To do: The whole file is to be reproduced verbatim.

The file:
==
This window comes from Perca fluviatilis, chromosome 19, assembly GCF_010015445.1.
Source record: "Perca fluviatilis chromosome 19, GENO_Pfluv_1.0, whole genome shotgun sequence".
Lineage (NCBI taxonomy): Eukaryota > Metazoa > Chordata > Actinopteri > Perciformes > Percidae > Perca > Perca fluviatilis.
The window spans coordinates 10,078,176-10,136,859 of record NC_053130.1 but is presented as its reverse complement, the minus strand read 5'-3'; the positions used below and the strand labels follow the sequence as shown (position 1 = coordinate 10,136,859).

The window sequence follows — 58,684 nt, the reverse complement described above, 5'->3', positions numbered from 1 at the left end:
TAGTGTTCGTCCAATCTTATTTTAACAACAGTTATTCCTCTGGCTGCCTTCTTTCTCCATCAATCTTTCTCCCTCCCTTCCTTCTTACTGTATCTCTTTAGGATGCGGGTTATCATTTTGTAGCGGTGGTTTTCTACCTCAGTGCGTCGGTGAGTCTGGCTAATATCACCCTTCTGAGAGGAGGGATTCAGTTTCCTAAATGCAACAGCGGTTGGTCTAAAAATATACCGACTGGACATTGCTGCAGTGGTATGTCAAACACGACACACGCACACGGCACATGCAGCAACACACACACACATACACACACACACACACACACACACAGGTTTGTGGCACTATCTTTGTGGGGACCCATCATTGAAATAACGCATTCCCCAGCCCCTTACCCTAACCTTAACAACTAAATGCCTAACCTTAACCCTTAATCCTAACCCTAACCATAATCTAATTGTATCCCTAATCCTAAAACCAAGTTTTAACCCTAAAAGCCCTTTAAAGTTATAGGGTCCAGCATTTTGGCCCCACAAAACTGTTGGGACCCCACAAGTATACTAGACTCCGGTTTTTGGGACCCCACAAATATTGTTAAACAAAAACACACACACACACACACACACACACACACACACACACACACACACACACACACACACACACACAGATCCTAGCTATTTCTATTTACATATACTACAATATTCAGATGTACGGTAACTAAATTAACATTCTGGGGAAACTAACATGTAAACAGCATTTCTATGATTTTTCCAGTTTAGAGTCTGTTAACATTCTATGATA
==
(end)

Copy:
This window comes from Perca fluviatilis, chromosome 19, assembly GCF_010015445.1.
Source record: "Perca fluviatilis chromosome 19, GENO_Pfluv_1.0, whole genome shotgun sequence".
Lineage (NCBI taxonomy): Eukaryota > Metazoa > Chordata > Actinopteri > Perciformes > Percidae > Perca > Perca fluviatilis.
The window spans coordinates 10,078,176-10,136,859 of record NC_053130.1 but is presented as its reverse complement, the minus strand read 5'-3'; the positions used below and the strand labels follow the sequence as shown (position 1 = coordinate 10,136,859).

The window sequence follows — 58,684 nt, the reverse complement described above, 5'->3', positions numbered from 1 at the left end:
TAGTGTTCGTCCAATCTTATTTTAACAACAGTTATTCCTCTGGCTGCCTTCTTTCTCCATCAATCTTTCTCCCTCCCTTCCTTCTTACTGTATCTCTTTAGGATGCGGGTTATCATTTTGTAGCGGTGGTTTTCTACCTCAGTGCGTCGGTGAGTCTGGCTAATATCACCCTTCTGAGAGGAGGGATTCAGTTTCCTAAATGCAACAGCGGTTGGTCTAAAAATATACCGACTGGACATTGCTGCAGTGGTATGTCAAACACGACACACGCACACGGCACATGCAGCAACACACACACACATACACACACACACACACACACACACAGGTTTGTGGCACTATCTTTGTGGGGACCCATCATTGAAATAACGCATTCCCCAGCCCCTTACCCTAACCTTAACAACTAAATGCCTAACCTTAACCCTTAATCCTAACCCTAACCATAATCTAATTGTATCCCTAATCCTAAAACCAAGTTTTAACCCTAAAAGCCCTTTAAAGTTATAGGGTCCAGCATTTTGGCCCCACAAAACTGTTGGGACCCCACAAGTATACTAGACTCCGGTTTTTGGGACCCCACAAATATTGTTAAACAAAAACACACACACACACACACACACACACACACACACACACACACACACACACACACACACACACACAGATCCTAGCTATTTCTATTTACATATACTACAATATTCAGATGTACGGTAACTAAATTAACATTCTGGGGAAACTAACATGTAAACAGCATTTCTATGATTTTTCCAGTTTAGAGTCTGTTAACATTCTATGATA